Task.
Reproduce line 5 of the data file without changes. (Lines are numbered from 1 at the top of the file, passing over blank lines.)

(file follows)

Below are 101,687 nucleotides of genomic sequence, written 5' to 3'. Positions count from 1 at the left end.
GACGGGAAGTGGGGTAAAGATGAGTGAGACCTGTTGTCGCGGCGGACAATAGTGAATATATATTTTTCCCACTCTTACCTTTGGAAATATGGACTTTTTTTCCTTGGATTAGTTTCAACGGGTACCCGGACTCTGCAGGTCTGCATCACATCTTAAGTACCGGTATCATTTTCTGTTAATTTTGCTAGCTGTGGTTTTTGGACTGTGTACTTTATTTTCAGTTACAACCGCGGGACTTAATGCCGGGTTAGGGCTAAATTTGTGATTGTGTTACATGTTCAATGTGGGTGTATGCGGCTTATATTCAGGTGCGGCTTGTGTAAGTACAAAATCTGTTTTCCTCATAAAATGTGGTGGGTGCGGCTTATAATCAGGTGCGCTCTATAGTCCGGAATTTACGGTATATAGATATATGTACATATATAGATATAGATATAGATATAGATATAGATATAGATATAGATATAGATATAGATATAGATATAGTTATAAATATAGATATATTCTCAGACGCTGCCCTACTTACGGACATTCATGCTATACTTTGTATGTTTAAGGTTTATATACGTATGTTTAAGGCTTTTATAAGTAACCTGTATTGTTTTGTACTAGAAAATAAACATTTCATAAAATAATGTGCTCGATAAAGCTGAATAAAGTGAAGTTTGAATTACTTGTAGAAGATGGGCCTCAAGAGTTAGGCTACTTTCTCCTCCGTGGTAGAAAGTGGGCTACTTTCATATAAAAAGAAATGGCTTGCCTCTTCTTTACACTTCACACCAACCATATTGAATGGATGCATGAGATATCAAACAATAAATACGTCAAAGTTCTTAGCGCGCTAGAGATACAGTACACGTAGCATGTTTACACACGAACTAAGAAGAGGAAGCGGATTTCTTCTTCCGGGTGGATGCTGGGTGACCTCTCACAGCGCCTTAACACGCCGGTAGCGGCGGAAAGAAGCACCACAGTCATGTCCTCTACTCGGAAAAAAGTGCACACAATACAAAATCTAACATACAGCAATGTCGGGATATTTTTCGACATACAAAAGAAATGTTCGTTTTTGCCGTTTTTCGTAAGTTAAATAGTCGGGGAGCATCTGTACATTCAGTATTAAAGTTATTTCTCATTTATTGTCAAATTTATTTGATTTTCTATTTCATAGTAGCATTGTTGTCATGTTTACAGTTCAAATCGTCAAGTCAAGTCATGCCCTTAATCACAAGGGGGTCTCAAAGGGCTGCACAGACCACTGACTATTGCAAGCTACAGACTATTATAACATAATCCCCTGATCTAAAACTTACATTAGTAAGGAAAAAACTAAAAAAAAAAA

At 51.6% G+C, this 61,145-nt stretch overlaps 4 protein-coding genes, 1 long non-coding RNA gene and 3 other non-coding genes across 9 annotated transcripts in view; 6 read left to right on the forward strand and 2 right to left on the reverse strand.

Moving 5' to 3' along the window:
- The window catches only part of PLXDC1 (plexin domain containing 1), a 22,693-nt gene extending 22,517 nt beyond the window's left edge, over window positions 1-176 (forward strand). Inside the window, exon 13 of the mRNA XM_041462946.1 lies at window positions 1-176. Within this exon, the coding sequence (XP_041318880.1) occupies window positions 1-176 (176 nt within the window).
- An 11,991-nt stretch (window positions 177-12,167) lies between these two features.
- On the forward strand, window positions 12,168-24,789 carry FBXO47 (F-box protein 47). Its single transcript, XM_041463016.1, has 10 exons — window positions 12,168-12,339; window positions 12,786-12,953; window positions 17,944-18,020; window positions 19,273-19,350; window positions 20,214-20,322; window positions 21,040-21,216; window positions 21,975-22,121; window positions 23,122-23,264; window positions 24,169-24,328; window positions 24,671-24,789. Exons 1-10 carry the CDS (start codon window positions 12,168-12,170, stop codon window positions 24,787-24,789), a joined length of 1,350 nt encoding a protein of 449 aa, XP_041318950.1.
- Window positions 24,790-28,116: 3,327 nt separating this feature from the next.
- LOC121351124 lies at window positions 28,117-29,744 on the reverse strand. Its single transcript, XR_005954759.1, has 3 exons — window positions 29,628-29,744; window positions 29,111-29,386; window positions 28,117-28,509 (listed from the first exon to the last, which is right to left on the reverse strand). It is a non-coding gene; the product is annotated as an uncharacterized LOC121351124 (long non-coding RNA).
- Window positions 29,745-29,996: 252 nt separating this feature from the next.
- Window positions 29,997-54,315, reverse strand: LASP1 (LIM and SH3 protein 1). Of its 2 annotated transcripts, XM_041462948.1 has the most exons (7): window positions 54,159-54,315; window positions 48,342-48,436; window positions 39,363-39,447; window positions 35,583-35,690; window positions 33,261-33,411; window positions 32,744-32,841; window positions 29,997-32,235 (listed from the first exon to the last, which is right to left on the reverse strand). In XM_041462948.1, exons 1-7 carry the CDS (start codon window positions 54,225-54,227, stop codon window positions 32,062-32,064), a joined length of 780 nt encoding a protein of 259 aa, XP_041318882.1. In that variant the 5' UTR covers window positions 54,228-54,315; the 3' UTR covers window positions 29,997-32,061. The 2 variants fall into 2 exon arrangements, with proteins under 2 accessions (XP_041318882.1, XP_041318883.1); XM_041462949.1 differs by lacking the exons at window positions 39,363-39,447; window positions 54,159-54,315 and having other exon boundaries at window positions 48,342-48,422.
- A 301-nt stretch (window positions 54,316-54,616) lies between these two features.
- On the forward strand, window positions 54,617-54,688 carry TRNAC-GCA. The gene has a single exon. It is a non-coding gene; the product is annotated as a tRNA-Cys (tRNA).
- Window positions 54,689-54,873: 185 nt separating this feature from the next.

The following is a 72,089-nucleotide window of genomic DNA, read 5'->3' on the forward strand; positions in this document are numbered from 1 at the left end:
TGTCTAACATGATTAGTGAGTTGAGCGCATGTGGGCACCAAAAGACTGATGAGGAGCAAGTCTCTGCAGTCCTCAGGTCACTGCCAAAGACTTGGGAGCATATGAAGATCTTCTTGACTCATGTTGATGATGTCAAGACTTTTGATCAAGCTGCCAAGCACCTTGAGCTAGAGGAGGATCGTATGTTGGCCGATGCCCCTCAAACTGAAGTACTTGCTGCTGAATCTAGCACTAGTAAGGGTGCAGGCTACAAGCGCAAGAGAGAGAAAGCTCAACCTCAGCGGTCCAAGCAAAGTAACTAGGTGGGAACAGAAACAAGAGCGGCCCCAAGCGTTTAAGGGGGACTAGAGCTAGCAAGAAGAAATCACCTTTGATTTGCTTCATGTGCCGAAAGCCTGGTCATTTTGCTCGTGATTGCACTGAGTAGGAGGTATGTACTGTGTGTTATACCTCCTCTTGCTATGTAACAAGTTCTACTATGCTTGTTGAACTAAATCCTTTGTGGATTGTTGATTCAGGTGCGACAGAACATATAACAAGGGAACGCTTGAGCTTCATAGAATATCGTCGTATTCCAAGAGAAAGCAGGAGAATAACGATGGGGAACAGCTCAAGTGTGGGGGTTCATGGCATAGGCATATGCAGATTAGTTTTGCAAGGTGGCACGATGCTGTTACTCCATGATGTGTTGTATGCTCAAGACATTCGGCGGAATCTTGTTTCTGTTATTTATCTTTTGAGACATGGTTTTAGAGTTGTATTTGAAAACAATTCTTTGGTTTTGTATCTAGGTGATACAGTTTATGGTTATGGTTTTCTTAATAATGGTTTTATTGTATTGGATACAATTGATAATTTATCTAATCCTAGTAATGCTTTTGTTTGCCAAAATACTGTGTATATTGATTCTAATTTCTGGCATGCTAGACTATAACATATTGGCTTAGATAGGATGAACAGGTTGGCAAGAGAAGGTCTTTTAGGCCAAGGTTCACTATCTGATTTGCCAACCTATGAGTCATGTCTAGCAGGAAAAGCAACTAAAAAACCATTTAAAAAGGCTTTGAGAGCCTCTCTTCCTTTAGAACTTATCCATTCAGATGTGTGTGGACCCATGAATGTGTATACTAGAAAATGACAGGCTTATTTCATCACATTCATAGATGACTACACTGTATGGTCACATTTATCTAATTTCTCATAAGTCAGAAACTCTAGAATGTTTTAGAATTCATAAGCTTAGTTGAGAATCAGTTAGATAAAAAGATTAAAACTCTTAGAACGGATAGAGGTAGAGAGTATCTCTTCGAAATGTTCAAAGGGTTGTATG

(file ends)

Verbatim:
- The window catches only part of PLXDC1 (plexin domain containing 1), a 22,693-nt gene extending 22,517 nt beyond the window's left edge, over window positions 1-176 (forward strand). Inside the window, exon 13 of the mRNA XM_041462946.1 lies at window positions 1-176. Within this exon, the coding sequence (XP_041318880.1) occupies window positions 1-176 (176 nt within the window).